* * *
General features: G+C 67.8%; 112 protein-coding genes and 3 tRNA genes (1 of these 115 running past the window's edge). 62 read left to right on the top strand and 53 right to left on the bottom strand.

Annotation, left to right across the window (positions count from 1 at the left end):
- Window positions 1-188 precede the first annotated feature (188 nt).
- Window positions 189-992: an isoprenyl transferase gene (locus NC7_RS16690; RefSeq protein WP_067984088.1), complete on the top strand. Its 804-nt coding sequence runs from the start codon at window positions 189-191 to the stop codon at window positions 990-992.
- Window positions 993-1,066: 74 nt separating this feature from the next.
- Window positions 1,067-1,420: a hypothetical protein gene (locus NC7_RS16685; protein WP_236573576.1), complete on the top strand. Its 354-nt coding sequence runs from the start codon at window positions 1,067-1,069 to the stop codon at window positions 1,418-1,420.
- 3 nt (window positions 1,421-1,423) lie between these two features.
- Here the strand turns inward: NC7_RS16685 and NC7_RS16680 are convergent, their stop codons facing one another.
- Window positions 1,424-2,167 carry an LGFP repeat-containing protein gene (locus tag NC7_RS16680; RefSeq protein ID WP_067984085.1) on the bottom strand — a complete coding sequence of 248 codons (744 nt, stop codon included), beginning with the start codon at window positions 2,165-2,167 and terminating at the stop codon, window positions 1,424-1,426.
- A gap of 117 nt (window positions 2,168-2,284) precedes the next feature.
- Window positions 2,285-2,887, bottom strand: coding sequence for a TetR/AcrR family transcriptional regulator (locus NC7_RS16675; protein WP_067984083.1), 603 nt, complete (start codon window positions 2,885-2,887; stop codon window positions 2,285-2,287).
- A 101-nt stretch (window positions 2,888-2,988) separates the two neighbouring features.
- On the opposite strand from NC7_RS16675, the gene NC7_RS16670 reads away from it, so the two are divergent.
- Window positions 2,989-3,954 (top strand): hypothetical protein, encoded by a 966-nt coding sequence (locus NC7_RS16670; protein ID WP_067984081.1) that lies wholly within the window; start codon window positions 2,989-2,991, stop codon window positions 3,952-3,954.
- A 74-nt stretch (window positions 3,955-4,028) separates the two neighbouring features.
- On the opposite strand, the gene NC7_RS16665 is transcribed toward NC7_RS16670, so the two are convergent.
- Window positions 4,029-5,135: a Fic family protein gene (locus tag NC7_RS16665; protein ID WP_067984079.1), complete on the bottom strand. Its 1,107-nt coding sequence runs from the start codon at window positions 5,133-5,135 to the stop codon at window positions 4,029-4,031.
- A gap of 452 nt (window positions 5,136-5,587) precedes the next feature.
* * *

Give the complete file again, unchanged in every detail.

General features: G+C 67.8%; 112 protein-coding genes and 3 tRNA genes (1 of these 115 running past the window's edge). 62 read left to right on the top strand and 53 right to left on the bottom strand.

Annotation, left to right across the window (positions count from 1 at the left end):
- Window positions 1-188 precede the first annotated feature (188 nt).
- Window positions 189-992: an isoprenyl transferase gene (locus NC7_RS16690; RefSeq protein WP_067984088.1), complete on the top strand. Its 804-nt coding sequence runs from the start codon at window positions 189-191 to the stop codon at window positions 990-992.
- Window positions 993-1,066: 74 nt separating this feature from the next.
- Window positions 1,067-1,420: a hypothetical protein gene (locus NC7_RS16685; protein WP_236573576.1), complete on the top strand. Its 354-nt coding sequence runs from the start codon at window positions 1,067-1,069 to the stop codon at window positions 1,418-1,420.
- 3 nt (window positions 1,421-1,423) lie between these two features.
- Here the strand turns inward: NC7_RS16685 and NC7_RS16680 are convergent, their stop codons facing one another.
- Window positions 1,424-2,167 carry an LGFP repeat-containing protein gene (locus tag NC7_RS16680; RefSeq protein ID WP_067984085.1) on the bottom strand — a complete coding sequence of 248 codons (744 nt, stop codon included), beginning with the start codon at window positions 2,165-2,167 and terminating at the stop codon, window positions 1,424-1,426.
- A gap of 117 nt (window positions 2,168-2,284) precedes the next feature.
- Window positions 2,285-2,887, bottom strand: coding sequence for a TetR/AcrR family transcriptional regulator (locus NC7_RS16675; protein WP_067984083.1), 603 nt, complete (start codon window positions 2,885-2,887; stop codon window positions 2,285-2,287).
- A 101-nt stretch (window positions 2,888-2,988) separates the two neighbouring features.
- On the opposite strand from NC7_RS16675, the gene NC7_RS16670 reads away from it, so the two are divergent.
- Window positions 2,989-3,954 (top strand): hypothetical protein, encoded by a 966-nt coding sequence (locus NC7_RS16670; protein ID WP_067984081.1) that lies wholly within the window; start codon window positions 2,989-2,991, stop codon window positions 3,952-3,954.
- A 74-nt stretch (window positions 3,955-4,028) separates the two neighbouring features.
- On the opposite strand, the gene NC7_RS16665 is transcribed toward NC7_RS16670, so the two are convergent.
- Window positions 4,029-5,135: a Fic family protein gene (locus tag NC7_RS16665; protein ID WP_067984079.1), complete on the bottom strand. Its 1,107-nt coding sequence runs from the start codon at window positions 5,133-5,135 to the stop codon at window positions 4,029-4,031.
- A gap of 452 nt (window positions 5,136-5,587) precedes the next feature.